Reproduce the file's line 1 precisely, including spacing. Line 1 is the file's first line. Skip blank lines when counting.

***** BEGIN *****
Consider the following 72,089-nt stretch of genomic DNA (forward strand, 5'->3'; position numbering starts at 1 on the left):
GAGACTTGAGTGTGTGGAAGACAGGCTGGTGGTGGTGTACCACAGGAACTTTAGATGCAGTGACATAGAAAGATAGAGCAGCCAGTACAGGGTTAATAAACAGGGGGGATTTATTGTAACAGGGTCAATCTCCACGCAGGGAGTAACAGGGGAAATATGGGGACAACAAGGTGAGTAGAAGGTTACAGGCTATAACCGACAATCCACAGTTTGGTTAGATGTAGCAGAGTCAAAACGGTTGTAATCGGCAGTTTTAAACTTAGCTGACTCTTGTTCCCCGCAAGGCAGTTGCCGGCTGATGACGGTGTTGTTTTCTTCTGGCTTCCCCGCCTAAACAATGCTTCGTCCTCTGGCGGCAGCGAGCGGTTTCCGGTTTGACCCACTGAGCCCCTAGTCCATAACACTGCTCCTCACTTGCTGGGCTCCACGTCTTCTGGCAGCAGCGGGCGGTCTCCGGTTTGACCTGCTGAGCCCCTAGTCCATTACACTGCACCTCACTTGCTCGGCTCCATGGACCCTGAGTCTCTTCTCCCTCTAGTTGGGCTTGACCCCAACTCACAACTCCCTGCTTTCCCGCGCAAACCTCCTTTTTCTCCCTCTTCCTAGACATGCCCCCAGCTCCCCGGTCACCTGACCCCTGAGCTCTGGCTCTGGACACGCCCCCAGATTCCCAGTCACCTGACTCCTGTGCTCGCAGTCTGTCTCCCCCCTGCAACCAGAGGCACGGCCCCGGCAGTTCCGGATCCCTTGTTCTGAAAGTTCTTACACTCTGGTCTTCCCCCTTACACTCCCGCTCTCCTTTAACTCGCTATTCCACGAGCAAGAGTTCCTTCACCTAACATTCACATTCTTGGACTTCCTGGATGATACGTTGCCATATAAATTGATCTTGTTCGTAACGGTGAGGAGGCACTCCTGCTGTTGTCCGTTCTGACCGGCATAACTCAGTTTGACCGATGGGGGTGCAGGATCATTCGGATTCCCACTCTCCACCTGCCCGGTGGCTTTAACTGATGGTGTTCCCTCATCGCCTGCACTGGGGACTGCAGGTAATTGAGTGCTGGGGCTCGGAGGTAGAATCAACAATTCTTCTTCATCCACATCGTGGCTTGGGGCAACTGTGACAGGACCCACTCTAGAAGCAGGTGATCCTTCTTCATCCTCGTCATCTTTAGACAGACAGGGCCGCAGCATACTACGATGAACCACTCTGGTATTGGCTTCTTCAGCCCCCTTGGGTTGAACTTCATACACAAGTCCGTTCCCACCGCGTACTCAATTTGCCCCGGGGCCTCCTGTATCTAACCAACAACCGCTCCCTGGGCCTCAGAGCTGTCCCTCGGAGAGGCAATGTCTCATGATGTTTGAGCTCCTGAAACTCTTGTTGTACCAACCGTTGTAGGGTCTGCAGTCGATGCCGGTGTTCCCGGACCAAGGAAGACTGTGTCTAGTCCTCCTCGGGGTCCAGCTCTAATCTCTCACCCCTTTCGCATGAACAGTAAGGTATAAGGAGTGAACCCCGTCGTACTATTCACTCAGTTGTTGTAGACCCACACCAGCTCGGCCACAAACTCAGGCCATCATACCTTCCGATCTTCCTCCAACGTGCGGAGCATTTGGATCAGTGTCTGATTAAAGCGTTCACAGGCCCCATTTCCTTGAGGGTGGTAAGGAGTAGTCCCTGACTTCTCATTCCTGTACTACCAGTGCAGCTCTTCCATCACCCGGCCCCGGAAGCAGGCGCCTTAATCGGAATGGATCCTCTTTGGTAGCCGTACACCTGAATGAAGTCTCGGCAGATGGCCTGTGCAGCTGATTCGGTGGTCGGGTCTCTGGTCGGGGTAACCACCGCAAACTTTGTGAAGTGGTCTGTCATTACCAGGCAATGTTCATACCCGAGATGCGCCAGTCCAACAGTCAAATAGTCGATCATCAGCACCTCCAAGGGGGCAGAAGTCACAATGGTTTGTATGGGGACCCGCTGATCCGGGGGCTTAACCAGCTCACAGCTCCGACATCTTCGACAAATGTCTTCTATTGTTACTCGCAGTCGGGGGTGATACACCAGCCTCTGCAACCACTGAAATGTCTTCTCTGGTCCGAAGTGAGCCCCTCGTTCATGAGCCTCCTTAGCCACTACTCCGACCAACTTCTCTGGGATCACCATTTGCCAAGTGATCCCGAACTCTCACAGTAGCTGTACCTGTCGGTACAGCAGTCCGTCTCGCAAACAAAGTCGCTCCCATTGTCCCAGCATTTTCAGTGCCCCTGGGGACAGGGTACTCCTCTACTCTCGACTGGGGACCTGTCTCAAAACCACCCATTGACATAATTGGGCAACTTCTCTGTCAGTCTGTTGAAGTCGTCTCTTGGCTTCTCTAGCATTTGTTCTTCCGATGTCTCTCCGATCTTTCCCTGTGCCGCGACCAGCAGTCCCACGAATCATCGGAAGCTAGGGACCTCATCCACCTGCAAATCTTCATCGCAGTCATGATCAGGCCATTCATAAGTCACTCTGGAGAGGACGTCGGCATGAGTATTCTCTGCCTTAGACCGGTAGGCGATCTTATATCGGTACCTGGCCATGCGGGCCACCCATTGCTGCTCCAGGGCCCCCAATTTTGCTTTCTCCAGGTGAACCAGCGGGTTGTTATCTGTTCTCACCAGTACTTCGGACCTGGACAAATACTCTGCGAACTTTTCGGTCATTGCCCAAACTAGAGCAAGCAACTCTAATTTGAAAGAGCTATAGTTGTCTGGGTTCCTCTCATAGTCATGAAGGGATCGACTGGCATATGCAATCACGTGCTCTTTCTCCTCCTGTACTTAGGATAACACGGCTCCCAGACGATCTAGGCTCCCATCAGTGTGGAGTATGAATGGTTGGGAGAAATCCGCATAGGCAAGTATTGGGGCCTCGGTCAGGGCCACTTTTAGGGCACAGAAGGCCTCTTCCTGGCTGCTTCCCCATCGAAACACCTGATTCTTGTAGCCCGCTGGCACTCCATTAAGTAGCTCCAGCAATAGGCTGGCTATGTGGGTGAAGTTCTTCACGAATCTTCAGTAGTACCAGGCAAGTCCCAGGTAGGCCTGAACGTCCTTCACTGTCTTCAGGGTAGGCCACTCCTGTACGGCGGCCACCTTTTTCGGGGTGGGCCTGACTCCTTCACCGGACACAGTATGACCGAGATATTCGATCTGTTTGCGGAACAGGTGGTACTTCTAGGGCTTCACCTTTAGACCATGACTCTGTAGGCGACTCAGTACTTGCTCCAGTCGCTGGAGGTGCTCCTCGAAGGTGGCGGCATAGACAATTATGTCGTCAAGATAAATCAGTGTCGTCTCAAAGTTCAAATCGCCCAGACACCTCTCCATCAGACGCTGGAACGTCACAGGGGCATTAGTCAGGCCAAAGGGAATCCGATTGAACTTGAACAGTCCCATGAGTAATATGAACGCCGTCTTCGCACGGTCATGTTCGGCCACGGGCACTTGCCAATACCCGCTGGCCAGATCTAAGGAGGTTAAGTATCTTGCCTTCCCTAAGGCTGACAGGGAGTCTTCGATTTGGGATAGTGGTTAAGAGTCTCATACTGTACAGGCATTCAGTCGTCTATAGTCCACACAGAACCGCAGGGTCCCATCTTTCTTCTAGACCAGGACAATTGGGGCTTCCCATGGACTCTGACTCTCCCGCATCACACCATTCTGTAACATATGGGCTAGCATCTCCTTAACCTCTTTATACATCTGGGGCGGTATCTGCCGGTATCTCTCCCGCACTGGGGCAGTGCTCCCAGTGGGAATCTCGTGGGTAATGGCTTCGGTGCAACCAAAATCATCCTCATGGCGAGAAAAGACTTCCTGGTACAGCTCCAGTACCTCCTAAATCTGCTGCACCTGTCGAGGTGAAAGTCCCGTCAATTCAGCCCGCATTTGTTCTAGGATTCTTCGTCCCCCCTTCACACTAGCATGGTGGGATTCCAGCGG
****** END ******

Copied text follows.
Consider the following 72,089-nt stretch of genomic DNA (forward strand, 5'->3'; position numbering starts at 1 on the left):